It should be noted that the House and Senate action on the budget blueprint sets Congress on a potential collision course with the White House. Although it is still early in the fiscal year 2008 appropriations process, President Bush has indicated that he will veto spending bills if they total more than the $933 billion that was proposed under the administration’s budget.
On a related matter, and with next fiscal year’s budget cap now officially set, the House Appropriations Committee wasted little time in scheduling the first markup of the fiscal year 2008 spending cycle. At press time, the Homeland Security Appropriations Subcommittee was set to consider a spending package that would provide slightly more homeland security funding than the $34.8 billion Congress allocated in fiscal 2007 and the $34.5 billion in discretionary spending the Bush administration requested for fiscal year 2008.
The chairman of the subcommittee, Representative David Price (D-NC), has indicated his intention to provide additional spending for local first responders. Price and other key Democrats have been critical of the Bush administration for proposing to cut the Homeland Security Department’s first-responder programs by $800 million.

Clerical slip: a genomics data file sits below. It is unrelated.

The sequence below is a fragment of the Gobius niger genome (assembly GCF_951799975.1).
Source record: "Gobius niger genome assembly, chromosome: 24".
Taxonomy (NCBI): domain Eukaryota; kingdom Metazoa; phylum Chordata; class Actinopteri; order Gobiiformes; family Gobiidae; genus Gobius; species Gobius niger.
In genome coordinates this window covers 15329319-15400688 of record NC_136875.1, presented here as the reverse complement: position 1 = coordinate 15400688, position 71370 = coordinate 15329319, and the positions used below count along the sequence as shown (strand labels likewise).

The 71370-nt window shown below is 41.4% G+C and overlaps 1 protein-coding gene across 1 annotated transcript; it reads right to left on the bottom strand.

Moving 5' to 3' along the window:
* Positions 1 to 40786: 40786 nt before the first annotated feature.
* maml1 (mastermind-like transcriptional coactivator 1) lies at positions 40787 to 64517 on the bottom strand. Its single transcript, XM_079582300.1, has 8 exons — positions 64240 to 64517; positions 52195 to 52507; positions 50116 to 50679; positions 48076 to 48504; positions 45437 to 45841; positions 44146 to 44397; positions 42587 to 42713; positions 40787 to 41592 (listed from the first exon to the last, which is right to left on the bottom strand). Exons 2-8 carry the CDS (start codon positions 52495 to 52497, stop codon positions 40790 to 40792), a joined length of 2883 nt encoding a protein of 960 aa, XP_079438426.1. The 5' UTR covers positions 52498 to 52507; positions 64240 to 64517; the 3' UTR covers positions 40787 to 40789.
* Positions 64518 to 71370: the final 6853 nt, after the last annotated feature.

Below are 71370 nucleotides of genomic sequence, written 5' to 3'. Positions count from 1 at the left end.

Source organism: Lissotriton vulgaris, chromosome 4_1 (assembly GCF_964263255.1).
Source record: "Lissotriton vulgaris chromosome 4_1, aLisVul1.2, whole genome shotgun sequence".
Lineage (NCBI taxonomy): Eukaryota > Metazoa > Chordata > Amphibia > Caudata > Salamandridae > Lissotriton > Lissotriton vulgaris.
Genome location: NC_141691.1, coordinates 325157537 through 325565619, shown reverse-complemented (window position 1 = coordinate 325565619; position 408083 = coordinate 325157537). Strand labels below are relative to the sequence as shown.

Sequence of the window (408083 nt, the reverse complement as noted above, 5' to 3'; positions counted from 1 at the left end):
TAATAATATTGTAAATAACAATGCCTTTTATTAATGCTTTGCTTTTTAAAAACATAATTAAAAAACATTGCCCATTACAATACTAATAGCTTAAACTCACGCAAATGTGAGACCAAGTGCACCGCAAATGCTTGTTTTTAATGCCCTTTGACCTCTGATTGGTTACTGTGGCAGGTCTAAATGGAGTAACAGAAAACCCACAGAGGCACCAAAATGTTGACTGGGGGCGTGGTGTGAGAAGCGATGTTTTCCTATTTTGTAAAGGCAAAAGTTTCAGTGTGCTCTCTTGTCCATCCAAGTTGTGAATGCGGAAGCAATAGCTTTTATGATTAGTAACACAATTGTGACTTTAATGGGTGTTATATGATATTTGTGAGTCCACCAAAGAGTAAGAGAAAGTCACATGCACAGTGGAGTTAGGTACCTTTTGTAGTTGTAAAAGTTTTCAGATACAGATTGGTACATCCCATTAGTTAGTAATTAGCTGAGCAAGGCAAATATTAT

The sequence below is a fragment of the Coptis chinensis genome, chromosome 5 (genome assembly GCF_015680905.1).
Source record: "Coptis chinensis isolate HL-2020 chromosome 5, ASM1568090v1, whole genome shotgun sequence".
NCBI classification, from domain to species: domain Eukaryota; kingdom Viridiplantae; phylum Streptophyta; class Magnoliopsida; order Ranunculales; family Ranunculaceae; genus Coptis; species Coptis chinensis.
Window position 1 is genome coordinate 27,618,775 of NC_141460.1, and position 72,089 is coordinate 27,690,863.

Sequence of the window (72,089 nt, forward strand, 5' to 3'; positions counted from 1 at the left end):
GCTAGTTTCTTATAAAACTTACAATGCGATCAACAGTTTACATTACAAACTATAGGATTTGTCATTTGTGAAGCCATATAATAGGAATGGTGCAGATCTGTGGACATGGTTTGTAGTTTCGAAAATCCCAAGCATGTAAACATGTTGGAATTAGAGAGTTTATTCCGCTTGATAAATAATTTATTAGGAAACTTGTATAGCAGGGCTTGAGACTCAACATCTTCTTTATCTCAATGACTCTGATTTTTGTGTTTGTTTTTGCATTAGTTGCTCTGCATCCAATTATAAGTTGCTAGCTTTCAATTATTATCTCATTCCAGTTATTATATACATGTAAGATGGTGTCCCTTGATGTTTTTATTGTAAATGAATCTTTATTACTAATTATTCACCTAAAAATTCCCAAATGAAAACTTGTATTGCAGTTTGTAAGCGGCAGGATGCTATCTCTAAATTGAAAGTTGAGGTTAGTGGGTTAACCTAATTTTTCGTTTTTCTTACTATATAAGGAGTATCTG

In another significant development,the Senate overwhelmingly approved May 16 legislation (HR 1495) that would reauthorize the Water Resources Development Act (WRDA). The bill would provide $14 billion for hundreds of projects involving coastal restoration, environmental infrastructure, and flood control works.
The legislation now moves to a conference with the House, which passed its own WRDA renewal bill in mid April. For his part, House Transportation and Infrastructure Chairman James Oberstar (D-MN) – the likely chairman of the WRDA conference committee – noted that he expects bicameral negotiations on a final bill to last “no more than a couple of hours.”
In other news, CSAC recently was joined by 14 other state associations of counties in sending a letter to Congress urging that the State Criminal Alien Assistance Program (SCAAP) be funded at the fully authorized level of $950 million in fiscal year 2008. The program, which is currently funded at roughly $400 million nationwide, reimburses states and localities for a very small portion of the costs that jurisdictions incur as a result of incarcerating undocumented criminal aliens.
On a related matter, the fiscal year 2008 budget resolution includes a provision that expresses “the Sense of the Congress that SCAAP funding for fiscal year 2008 should be consistent with the goal of achieving the program’s fully authorized level.”
Finally, on the immigration front, a bipartisan group of senators recently struck a deal on a comprehensive plan for immigration reform. Led by Senator Edward Kennedy (D-MA), a number of Democratic and Republican senators have endorsed a bill that would legalize the estimated 12 million illegal immigrants in the country, while at the same time limiting the importance of family ties in determining who can gain entrance into the country.
In the wake of the recent announcement on the immigration deal, Senate Majority Leader Harry Reid (D-NV) has scheduled a key procedural vote for May 21. At that time, a vote on limiting debate on a motion to proceed to a new version of last year’s Senate bill (S 1348) will occur, with the new bipartisan package available to be offered as a substitute. A total of at least sixty votes will be needed to proceed.